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Celebrating change-makers: Angeline, putting girls at the centre of change in Zimbabwe

Angeline Makore, Founder of SparkR.E.A.D., Zimbabwe

Angeline was only 14 when she was first confronted with the injustice of child marriage. Now as an adult and director of Girls Not Brides member Spark READ, she is determined to empower girls in Zimbabwe by putting them at the centre of change in their communities.

Why Spark READ?

Angeline was a child when she found out she was to become the second wife of her sister’s husband. He showered Angeline with gifts and encouraged her to visit the church sect that he belonged to. The Apostolic sect encourages men to have multiple wives.

Angeline refused to go down this path. She decided to stop visiting her brother-in-law and narrowly avoided her own child marriage. This experience shaped Angeline. Determined to take a stand against an injustice faced by 1 out of 3 Zimbabwean girls, she is now a powerful advocate against child marriage.

Growing up, Angeline volunteered with girls’ empowerment organisations before deciding to establish her own: SPARK Read. The name reflects Angeline’s ambitions, to Spark Resilience, Empowerment, Activism and, the Development of girls.

Community girls’ clubs

Spark READ puts girls at the centre of change by encouraging them to attend community girls’ clubs. When girls first join, Angeline explains what child marriage is and how getting married affects their health, education and opportunities.

Girls can advocate for their own rights and change the attitudes of their parents and community leaders. As long as they have the knowledge and skills to do so. Using education entertainment, Angeline teaches girls how to speak out against child marriage. Through interactive poems, plays and dance, girls learn to connect and engage with members of their community and campaign for change.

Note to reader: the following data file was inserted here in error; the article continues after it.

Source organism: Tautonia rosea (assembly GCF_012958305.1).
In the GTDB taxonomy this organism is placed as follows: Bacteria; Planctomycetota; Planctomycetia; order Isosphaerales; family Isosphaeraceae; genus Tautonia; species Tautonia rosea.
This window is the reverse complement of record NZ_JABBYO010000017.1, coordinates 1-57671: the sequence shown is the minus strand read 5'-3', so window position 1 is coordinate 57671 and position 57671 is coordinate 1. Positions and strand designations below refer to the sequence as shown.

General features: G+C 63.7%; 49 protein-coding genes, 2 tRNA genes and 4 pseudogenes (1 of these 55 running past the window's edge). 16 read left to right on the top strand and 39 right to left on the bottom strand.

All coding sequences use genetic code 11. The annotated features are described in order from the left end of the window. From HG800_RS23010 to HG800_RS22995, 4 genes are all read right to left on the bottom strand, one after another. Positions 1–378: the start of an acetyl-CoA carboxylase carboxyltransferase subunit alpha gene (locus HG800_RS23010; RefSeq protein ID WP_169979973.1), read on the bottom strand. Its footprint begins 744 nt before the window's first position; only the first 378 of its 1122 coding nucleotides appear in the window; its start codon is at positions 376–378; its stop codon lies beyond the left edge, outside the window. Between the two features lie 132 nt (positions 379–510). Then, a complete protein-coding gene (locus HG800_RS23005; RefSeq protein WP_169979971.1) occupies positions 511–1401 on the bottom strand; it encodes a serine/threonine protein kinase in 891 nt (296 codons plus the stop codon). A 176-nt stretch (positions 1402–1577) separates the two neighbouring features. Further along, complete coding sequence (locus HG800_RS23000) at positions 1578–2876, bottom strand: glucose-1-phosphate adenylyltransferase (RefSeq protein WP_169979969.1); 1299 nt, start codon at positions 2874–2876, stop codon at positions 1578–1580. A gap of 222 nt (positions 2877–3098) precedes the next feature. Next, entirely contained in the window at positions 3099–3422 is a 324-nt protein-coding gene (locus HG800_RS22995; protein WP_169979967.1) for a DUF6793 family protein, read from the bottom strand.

The ripple effect

Spark READ runs a mentorship programme to build girls’ confidence, leadership and their ability to speak in public. With these skills girls go on to mentor others and become ambassadors against child marriage within their schools, churches and communities, creating a ripple effect across Zimbabwe.

For example, Rejoice, one of the girls Angeline works with, first attended the community girls’ club and now teaches other girls what she has learnt at her church Teen Fellowship group.

Working with families and communities

It’s not just girls that Angeline works with. She feels strongly that communities themselves play an important role in ending child marriage. Often girls are taken out of school and married off, unchallenged by members of the community who are reluctant to get involved in other families affairs. To counter this, Spark READ runs workshops for parents and families teaching them about the dangers of child marriage and the other options available. She has also started educating young boys so they can become advocates of change:

“The girls that come to Spark READ are now actively involved in engaging other young people and the leaders in their communities. Through their efforts they are addressing child marriage in many ways and are making a real difference on the ground.”


Angeline’s approach works! Read Mary’s story

Mary reached out to Angeline for help when her grandmother began talking about marrying her off because she could no longer afford to send her to school. Angeline went to visit Mary and her grandmother to talk to them about the dangers of child marriage and discuss other options for the family. After the visit she raised money to help Mary’s grandmother start a small business. With the new business off the ground and money coming in, Mary’s grandmother has been able to keep Mary in school.

We would not be able to shine a light on Angeline’s efforts to end child marriage without the generous support of organisations like The Ikea Foundation.

This story relates to Goal C “Communities” of Girls Not Brides’ 2017-2020 strategy. This goal is about ensuring efforts to engage communities, families and girls are supported and highlighted. Find out more.

This blog was originally published in October 2016.